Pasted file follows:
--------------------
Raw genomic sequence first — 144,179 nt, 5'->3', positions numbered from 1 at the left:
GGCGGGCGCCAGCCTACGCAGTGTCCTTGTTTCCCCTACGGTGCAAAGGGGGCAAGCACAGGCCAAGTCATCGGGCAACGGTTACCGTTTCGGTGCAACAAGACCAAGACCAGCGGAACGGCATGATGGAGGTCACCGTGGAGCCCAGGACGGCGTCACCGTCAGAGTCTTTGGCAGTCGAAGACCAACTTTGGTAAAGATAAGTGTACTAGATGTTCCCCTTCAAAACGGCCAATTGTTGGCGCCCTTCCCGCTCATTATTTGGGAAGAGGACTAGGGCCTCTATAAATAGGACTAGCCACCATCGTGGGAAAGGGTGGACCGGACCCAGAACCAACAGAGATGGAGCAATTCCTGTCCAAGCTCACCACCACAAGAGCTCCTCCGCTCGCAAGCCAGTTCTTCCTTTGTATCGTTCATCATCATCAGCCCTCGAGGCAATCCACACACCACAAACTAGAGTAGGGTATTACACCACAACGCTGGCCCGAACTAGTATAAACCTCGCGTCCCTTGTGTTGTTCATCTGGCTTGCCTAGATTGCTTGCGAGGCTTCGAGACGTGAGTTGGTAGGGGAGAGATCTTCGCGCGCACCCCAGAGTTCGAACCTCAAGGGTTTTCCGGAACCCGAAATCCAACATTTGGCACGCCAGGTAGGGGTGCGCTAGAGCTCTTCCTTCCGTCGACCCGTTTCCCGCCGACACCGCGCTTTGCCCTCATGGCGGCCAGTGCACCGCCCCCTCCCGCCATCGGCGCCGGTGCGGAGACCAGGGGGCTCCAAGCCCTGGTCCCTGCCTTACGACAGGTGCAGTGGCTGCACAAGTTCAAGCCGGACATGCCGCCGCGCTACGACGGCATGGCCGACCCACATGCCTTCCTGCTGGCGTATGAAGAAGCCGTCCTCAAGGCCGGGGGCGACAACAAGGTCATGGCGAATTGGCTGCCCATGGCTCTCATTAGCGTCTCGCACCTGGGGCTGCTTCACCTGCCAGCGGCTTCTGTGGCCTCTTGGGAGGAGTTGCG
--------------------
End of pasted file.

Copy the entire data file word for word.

Raw genomic sequence first — 144,179 nt, 5'->3', positions numbered from 1 at the left:
GGCGGGCGCCAGCCTACGCAGTGTCCTTGTTTCCCCTACGGTGCAAAGGGGGCAAGCACAGGCCAAGTCATCGGGCAACGGTTACCGTTTCGGTGCAACAAGACCAAGACCAGCGGAACGGCATGATGGAGGTCACCGTGGAGCCCAGGACGGCGTCACCGTCAGAGTCTTTGGCAGTCGAAGACCAACTTTGGTAAAGATAAGTGTACTAGATGTTCCCCTTCAAAACGGCCAATTGTTGGCGCCCTTCCCGCTCATTATTTGGGAAGAGGACTAGGGCCTCTATAAATAGGACTAGCCACCATCGTGGGAAAGGGTGGACCGGACCCAGAACCAACAGAGATGGAGCAATTCCTGTCCAAGCTCACCACCACAAGAGCTCCTCCGCTCGCAAGCCAGTTCTTCCTTTGTATCGTTCATCATCATCAGCCCTCGAGGCAATCCACACACCACAAACTAGAGTAGGGTATTACACCACAACGCTGGCCCGAACTAGTATAAACCTCGCGTCCCTTGTGTTGTTCATCTGGCTTGCCTAGATTGCTTGCGAGGCTTCGAGACGTGAGTTGGTAGGGGAGAGATCTTCGCGCGCACCCCAGAGTTCGAACCTCAAGGGTTTTCCGGAACCCGAAATCCAACATTTGGCACGCCAGGTAGGGGTGCGCTAGAGCTCTTCCTTCCGTCGACCCGTTTCCCGCCGACACCGCGCTTTGCCCTCATGGCGGCCAGTGCACCGCCCCCTCCCGCCATCGGCGCCGGTGCGGAGACCAGGGGGCTCCAAGCCCTGGTCCCTGCCTTACGACAGGTGCAGTGGCTGCACAAGTTCAAGCCGGACATGCCGCCGCGCTACGACGGCATGGCCGACCCACATGCCTTCCTGCTGGCGTATGAAGAAGCCGTCCTCAAGGCCGGGGGCGACAACAAGGTCATGGCGAATTGGCTGCCCATGGCTCTCATTAGCGTCTCGCACCTGGGGCTGCTTCACCTGCCAGCGGCTTCTGTGGCCTCTTGGGAGGAGTTGCG